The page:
However, Amelia makes a further point here that also warrants some emphasis. She quite rightly points out that “I don’t think academics can win … with ‘well actually I think you’ll find Foucault said nothing of the sort’.”

“Academic” is already a by-word for something not of any practical relevance. That isn’t just a dig at academics as such, however; it is a systemic problem within an academia itself — an amorphous institutional assemblage that is all about the apparent production of new knowledge within its own internal market, but which struggles to effectuate change outside its own bounds.

If that’s too subtle, academia is more closely resembling capitalism itself by the day, but that’s of no surprise to anyone working inside of it. The marketisation of academia is well-documented, and that process is not the fault of academics themselves; this is simply how the system is now set up.

Consider, by way of a further example, how academia is an “industry” — it feels weird to call it that, but who are we kidding? — that is now predicated on atomising research as a practice and making itself more academic to the detriment of the system’s own influence on the world within which it exists. To fight over the particulars of Foucault’s theory may make many academics feel like they are fighting the good fight, but they are falling for the bait. It is bait used precisely to lure academics into fitting the image the outside world has of them.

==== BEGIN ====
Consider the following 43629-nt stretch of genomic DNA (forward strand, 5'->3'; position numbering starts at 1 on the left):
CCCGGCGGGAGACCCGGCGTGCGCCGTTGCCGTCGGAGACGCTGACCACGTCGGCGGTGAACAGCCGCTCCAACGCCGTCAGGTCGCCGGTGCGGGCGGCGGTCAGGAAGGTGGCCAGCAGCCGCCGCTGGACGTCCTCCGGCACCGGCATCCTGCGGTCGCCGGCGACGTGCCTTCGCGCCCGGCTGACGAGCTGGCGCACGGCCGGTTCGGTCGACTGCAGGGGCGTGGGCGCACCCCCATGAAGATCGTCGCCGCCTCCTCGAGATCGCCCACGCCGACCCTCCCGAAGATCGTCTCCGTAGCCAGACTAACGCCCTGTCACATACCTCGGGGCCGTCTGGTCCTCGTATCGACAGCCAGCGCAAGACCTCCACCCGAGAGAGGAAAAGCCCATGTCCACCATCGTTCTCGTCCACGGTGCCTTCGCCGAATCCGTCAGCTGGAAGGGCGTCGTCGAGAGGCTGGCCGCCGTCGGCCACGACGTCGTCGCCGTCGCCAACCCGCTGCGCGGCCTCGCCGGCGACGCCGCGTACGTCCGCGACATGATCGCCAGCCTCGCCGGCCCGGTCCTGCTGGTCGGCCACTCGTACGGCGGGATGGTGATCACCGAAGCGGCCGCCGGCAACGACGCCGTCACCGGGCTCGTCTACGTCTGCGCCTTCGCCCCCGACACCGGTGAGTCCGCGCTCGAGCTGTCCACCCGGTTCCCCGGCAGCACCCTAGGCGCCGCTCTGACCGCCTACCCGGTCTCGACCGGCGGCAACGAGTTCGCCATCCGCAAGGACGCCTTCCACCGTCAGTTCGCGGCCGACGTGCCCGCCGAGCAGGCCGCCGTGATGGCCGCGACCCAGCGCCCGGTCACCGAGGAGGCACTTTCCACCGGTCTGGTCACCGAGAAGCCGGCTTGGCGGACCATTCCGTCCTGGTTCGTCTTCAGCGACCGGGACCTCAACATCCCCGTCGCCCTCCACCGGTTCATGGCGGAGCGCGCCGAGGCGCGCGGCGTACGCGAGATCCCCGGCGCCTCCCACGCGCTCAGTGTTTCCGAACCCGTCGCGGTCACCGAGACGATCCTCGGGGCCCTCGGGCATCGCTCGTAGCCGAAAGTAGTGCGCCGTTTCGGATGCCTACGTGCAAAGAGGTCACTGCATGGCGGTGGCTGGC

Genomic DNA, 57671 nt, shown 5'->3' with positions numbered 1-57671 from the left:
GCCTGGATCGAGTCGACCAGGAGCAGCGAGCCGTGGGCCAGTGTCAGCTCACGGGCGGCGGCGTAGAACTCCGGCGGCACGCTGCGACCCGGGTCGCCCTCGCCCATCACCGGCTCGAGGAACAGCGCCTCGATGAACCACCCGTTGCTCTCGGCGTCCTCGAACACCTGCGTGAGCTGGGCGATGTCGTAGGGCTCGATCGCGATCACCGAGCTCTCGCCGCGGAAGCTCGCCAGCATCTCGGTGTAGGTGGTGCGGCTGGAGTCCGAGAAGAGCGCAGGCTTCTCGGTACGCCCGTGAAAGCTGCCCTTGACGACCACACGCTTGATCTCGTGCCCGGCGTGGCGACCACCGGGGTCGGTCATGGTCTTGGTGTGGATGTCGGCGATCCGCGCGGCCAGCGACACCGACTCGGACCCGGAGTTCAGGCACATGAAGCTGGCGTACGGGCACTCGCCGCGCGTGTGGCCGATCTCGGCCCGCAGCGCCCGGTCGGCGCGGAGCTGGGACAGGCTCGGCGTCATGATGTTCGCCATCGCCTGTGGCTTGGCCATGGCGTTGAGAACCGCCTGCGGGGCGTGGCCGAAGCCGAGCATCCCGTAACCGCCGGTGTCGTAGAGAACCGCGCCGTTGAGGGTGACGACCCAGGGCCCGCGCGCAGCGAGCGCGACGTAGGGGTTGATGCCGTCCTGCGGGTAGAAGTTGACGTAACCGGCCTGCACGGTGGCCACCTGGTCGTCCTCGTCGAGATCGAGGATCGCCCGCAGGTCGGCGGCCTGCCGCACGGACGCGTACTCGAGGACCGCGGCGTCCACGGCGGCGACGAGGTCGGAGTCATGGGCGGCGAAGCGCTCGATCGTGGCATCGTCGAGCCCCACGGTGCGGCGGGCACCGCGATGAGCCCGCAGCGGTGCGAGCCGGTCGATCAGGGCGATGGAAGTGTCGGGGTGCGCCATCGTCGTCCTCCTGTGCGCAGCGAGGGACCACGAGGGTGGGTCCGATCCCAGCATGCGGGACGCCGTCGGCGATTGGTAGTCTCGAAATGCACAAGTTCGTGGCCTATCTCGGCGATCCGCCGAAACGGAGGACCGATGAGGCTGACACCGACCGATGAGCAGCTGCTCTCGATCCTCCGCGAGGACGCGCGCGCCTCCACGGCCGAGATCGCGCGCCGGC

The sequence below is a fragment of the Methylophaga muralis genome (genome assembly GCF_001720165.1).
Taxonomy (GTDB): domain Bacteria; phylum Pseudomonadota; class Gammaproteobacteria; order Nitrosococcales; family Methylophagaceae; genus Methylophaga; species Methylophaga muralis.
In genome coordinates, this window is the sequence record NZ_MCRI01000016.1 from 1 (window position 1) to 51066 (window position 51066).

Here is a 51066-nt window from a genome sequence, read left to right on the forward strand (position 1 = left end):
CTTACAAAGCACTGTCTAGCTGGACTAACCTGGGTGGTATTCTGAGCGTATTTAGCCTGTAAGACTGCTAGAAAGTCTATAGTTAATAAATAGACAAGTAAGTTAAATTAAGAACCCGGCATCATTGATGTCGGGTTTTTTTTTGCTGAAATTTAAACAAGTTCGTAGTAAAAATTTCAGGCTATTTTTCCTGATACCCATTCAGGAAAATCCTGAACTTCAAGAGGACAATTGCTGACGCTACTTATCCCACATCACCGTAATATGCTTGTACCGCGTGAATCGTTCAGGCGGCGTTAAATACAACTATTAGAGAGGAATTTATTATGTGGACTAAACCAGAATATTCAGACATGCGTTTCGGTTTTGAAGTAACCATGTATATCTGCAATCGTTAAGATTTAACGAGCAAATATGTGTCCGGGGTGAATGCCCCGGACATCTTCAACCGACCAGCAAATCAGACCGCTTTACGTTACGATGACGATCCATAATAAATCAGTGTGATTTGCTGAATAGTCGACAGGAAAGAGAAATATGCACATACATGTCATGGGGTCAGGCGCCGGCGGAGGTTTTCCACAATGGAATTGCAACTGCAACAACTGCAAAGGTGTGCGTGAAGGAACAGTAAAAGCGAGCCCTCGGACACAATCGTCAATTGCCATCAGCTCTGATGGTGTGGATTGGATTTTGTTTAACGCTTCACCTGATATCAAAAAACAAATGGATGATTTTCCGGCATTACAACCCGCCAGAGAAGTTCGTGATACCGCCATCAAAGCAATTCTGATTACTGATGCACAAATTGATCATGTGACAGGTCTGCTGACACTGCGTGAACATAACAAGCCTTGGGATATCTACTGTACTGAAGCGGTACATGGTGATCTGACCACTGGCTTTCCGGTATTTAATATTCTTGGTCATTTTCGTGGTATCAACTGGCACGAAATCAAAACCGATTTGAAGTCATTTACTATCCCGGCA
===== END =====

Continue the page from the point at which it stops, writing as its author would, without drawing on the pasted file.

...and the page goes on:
The point to be made, surely, is what does this instant say about how discourse functions as a whole, beyond academia’s own purview? The irony, of course, is that it is precisely Foucault who can tell us.

The ironies don’t stop there, however. The ultimate irony of this whole debacle no doubt comes from the government’s own backtracking over Truss’s speech. Quite shockingly, the section on Foucault quoted above, along with various others, has been removed from the government’s own website at the time of writing, replaced with the hilarious-if-it-wasn’t-so-depressingly-ironic redacted placeholder “[political content]” — yes, politicians are now redacting their own politics for being political. [NB: Because of this, the above quote from Truss’s speech was retrieved from the WayBack Machine.]